Skip to content

OpenLearn Live: 8th October 2015

Updated Thursday, 8th October 2015

Poetry day - and two villages that aren't there. Then more free learning across the day.

This page was published over five years ago. Please be aware that due to the passage of time, the information provided on this page may be out of date or otherwise inaccurate, and any views or opinions expressed may no longer be relevant. Some technical elements such as audio-visual and interactive media may no longer work. For more detail, see our Archive and Deletion Policy

OpenLearn Live explores the links between the worlds we live in, and the worlds of learning and research. You can also follow us on Twitter.

Yesterday, we discovered how the work of the new Nobel Prize winners is leading to new approaches to beating cancer; explored the Glasgow Rent Strike and met some sporting siblings

See the full collection of OpenLearn Live

Today's posts

On iPlayer now: The Bottom Line

Last night's Bottom Line - now on iPlayer to listen to whenever you please - was a special on the VW crisis. Has deception scuppered one of the planet's biggest brands?

Listen to the programme now

More about The Bottom Line

The Conservative moment

The Conservatives are earning support in the polls, but nobody wants to join them. It's not really a problem, explains Mark Garnett:

Conservatives have always taken a relaxed attitude to membership figures. In one respect, this is consistent with their “Thatcherite” philosophy, which encourages individuals to avoid frivolous distractions and get on with the task of making money.

On this view, joining a political party is a deeply irrational decision: indeed, the party with the most rational supporters will attract the fewest members. True Conservatives will go about their lawful business, ignoring opinion pollsters and merely pausing for a few seconds to cast a sensible vote every five years. The only political party they will consider joining is Labour, in order to saddle it with an unelectable leader.

Read Should the Tories be worried?

National Poetry Day

It's National Poetry Day - why not dip into something poetic from OpenLearn?

You could try our poetry prescription, and pick a poem that fits your mood right now;

Listen to Michael Rosen explain how to write a poem;

or try our free course on poetry.

See our National Poetry Day collection

A week in Rutland: lost villages

This week, we're getting started each day by visiting parts of England's smallest county, Rutland. Yesterday, we heard about Cottesmore's military links. Today, we're visiting a couple of places where there's nobody to visit.

First, Nether Hambleton. Nether Hambleton is still there, sort-of, but you'd need some sort of diving equipment to call by. It was lost in the mid 70s when the Gwash Valley was dammed to create what is now known as Rutland Water, a huge reservoir supplying drinking water to the East of England. The reservoir is also a massive leisure facility - offering water sports, cycling and other activities. It also provides valuable widelife habitats, giving a home to, amongst others, nesting ospreys.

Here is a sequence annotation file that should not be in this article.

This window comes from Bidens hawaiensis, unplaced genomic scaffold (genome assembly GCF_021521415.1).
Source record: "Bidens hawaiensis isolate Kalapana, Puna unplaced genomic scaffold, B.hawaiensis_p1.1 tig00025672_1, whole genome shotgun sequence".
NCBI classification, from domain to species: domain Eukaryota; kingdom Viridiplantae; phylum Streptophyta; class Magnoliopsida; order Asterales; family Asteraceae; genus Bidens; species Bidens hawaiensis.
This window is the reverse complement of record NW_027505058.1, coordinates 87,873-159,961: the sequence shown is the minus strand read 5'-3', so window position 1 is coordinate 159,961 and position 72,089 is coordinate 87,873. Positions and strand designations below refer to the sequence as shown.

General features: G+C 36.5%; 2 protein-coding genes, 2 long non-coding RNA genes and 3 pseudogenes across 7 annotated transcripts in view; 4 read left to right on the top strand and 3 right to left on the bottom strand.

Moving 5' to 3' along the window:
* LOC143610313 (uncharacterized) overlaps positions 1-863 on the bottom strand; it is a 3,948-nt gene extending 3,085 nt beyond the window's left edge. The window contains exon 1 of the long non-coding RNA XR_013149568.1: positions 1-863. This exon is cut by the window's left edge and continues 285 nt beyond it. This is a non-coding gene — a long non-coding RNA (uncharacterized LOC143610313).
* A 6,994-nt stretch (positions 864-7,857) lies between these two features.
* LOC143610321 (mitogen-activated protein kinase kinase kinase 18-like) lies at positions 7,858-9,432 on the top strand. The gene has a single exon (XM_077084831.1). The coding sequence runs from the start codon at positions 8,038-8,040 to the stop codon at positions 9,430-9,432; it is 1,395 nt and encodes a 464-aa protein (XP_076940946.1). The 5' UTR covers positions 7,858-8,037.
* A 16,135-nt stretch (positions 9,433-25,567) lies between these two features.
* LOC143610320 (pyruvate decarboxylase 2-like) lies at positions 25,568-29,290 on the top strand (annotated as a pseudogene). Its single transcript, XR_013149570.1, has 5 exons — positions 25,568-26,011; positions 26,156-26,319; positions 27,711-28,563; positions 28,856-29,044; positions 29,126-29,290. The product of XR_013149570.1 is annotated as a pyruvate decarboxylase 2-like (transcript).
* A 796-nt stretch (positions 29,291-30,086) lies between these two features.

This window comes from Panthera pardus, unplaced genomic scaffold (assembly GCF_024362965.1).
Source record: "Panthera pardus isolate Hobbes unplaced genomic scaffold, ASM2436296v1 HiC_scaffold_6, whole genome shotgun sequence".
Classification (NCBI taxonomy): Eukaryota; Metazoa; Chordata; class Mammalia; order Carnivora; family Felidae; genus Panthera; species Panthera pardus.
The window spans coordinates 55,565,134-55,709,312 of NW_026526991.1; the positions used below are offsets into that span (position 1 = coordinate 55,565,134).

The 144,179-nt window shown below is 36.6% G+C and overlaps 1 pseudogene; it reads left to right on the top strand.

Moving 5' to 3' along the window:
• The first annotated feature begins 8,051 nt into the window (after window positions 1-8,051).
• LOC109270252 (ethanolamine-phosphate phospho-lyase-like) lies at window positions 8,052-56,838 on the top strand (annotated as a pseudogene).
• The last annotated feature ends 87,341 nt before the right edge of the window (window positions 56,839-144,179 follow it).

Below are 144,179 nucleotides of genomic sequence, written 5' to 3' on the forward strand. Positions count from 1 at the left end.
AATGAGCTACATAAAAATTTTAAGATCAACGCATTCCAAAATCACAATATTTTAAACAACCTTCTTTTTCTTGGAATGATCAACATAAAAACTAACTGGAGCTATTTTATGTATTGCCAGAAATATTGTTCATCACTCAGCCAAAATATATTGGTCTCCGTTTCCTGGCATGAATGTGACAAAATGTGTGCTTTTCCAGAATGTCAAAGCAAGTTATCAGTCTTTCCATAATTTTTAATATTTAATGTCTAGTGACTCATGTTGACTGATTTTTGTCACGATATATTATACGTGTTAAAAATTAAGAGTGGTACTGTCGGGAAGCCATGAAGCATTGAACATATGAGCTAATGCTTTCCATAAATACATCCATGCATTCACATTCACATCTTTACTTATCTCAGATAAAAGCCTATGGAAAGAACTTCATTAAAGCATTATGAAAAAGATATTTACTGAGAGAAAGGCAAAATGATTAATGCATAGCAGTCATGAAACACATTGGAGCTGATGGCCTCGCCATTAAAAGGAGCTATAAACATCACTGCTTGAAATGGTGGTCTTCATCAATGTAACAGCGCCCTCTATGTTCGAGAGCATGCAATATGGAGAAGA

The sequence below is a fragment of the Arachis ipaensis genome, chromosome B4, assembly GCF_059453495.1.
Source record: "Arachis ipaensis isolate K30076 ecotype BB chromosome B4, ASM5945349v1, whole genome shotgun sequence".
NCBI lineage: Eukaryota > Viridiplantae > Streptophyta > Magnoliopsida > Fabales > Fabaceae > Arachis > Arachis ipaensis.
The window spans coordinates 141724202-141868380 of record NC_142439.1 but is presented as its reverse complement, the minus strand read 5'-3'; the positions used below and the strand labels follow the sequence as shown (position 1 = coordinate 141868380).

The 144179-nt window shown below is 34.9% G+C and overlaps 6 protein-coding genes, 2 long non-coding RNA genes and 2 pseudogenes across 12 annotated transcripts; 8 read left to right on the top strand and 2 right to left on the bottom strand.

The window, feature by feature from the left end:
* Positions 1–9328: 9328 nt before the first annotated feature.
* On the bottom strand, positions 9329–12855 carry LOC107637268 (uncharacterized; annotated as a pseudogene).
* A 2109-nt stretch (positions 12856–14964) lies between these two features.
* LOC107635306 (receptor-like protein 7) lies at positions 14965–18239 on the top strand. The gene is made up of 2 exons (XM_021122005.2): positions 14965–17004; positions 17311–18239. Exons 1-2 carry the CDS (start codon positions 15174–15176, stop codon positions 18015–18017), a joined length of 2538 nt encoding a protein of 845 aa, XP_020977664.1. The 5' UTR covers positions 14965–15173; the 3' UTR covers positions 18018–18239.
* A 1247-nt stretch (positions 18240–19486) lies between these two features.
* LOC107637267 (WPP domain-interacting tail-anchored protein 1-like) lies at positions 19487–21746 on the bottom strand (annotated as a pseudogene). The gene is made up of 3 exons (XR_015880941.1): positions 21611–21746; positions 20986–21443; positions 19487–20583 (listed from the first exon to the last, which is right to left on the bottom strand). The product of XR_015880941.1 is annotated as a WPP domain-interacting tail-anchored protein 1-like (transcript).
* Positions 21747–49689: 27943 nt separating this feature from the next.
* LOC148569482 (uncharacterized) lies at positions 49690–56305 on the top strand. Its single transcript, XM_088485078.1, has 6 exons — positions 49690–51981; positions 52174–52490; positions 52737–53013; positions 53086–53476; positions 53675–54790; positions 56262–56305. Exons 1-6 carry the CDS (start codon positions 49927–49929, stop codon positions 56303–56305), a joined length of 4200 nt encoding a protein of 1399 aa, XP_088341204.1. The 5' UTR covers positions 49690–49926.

The osprey homes came at the cost of people's homes, though, and the worst-hit parish was Hambleton. Of the three Hambletons, Hambleton stood above the water line; some of Middle Hambleton escaped. But Nether Hambleton was lost as the waters rose. 100 people were relocated, but as  Bogumil Terminski, author of Development-Induced Displacement and Resettlement, observes "the impact of dam construction on population resettlement [is] a marginal social issue in the United Kingdom". 

While Nether Hambleton was lost to progress, Martinsthorpe vanished through decline.

The last building standing in Martinsthorpe Creative commons image Icon Andrew Tatlow under CC-BY-SA licence under Creative-Commons license The last, abandoned building in Martinsthorpe

Martinsthrope is a parish without people - there are seven other similarly deserted parishes in England. Why did the people leave the village behind? The Historical Assocation has explored the remains of the settlement, and archaeology and the trial of the local rector for not performing services in 1589 suggests the once-populated place had started to empty by the 16th century. Either a landlord with evil designs had acquired the property and chased out the residents; or perhaps the population was hit by plague; even, possibly, changes to farming practice had reduced the demand for people to toil in the fields and the locals simply moved away in search of work elsewhere.

The village's church was still standing - just - at the end of the Second World War, but now the only obvious trace is the building above - once a stable, then a house; now a ghost of the past.

Try our free course on surface water

Displacement and development

Understanding population data





Related content (tags)

Copyright information

For further information, take a look at our frequently asked questions which may give you the support you need.

Have a question?